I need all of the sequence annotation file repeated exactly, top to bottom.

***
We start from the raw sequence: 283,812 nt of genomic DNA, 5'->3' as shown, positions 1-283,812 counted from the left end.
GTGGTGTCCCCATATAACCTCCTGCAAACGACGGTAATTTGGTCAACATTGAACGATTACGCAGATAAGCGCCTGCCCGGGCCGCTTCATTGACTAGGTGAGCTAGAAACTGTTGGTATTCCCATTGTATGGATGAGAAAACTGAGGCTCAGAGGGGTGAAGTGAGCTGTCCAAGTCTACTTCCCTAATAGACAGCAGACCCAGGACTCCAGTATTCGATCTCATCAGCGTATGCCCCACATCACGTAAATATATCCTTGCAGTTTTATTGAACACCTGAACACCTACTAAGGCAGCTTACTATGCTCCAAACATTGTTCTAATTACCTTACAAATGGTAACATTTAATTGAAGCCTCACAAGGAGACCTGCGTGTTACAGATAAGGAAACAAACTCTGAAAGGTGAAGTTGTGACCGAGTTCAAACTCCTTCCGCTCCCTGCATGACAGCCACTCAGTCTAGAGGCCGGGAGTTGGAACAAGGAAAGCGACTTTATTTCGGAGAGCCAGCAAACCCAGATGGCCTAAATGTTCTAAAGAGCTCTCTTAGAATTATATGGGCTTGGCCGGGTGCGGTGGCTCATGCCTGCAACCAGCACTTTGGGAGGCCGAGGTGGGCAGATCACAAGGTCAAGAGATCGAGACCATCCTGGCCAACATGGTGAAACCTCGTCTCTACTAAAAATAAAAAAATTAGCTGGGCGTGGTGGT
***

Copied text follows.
We start from the raw sequence: 283,812 nt of genomic DNA, 5'->3' as shown, positions 1-283,812 counted from the left end.
GTGGTGTCCCCATATAACCTCCTGCAAACGACGGTAATTTGGTCAACATTGAACGATTACGCAGATAAGCGCCTGCCCGGGCCGCTTCATTGACTAGGTGAGCTAGAAACTGTTGGTATTCCCATTGTATGGATGAGAAAACTGAGGCTCAGAGGGGTGAAGTGAGCTGTCCAAGTCTACTTCCCTAATAGACAGCAGACCCAGGACTCCAGTATTCGATCTCATCAGCGTATGCCCCACATCACGTAAATATATCCTTGCAGTTTTATTGAACACCTGAACACCTACTAAGGCAGCTTACTATGCTCCAAACATTGTTCTAATTACCTTACAAATGGTAACATTTAATTGAAGCCTCACAAGGAGACCTGCGTGTTACAGATAAGGAAACAAACTCTGAAAGGTGAAGTTGTGACCGAGTTCAAACTCCTTCCGCTCCCTGCATGACAGCCACTCAGTCTAGAGGCCGGGAGTTGGAACAAGGAAAGCGACTTTATTTCGGAGAGCCAGCAAACCCAGATGGCCTAAATGTTCTAAAGAGCTCTCTTAGAATTATATGGGCTTGGCCGGGTGCGGTGGCTCATGCCTGCAACCAGCACTTTGGGAGGCCGAGGTGGGCAGATCACAAGGTCAAGAGATCGAGACCATCCTGGCCAACATGGTGAAACCTCGTCTCTACTAAAAATAAAAAAATTAGCTGGGCGTGGTGGT